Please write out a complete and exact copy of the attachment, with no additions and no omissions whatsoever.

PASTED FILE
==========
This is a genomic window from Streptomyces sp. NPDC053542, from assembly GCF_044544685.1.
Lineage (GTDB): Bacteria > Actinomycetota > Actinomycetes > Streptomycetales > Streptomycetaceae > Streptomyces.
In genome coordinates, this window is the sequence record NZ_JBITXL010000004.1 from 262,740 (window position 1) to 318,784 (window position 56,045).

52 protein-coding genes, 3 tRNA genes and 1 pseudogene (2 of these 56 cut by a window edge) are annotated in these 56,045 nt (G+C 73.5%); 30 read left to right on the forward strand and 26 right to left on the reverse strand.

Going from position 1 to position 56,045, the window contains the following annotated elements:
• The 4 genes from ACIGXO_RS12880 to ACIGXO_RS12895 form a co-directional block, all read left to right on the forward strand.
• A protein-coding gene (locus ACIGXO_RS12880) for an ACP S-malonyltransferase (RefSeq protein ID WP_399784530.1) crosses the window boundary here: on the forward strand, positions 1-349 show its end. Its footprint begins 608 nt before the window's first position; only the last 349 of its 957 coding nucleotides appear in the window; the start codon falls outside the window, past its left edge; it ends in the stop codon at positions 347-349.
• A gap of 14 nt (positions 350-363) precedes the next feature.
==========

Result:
This is a genomic window from Streptomyces sp. NPDC053542, from assembly GCF_044544685.1.
Lineage (GTDB): Bacteria > Actinomycetota > Actinomycetes > Streptomycetales > Streptomycetaceae > Streptomyces.
In genome coordinates, this window is the sequence record NZ_JBITXL010000004.1 from 262,740 (window position 1) to 318,784 (window position 56,045).

52 protein-coding genes, 3 tRNA genes and 1 pseudogene (2 of these 56 cut by a window edge) are annotated in these 56,045 nt (G+C 73.5%); 30 read left to right on the forward strand and 26 right to left on the reverse strand.

Going from position 1 to position 56,045, the window contains the following annotated elements:
• The 4 genes from ACIGXO_RS12880 to ACIGXO_RS12895 form a co-directional block, all read left to right on the forward strand.
• A protein-coding gene (locus ACIGXO_RS12880) for an ACP S-malonyltransferase (RefSeq protein ID WP_399784530.1) crosses the window boundary here: on the forward strand, positions 1-349 show its end. Its footprint begins 608 nt before the window's first position; only the last 349 of its 957 coding nucleotides appear in the window; the start codon falls outside the window, past its left edge; it ends in the stop codon at positions 347-349.
• A gap of 14 nt (positions 350-363) precedes the next feature.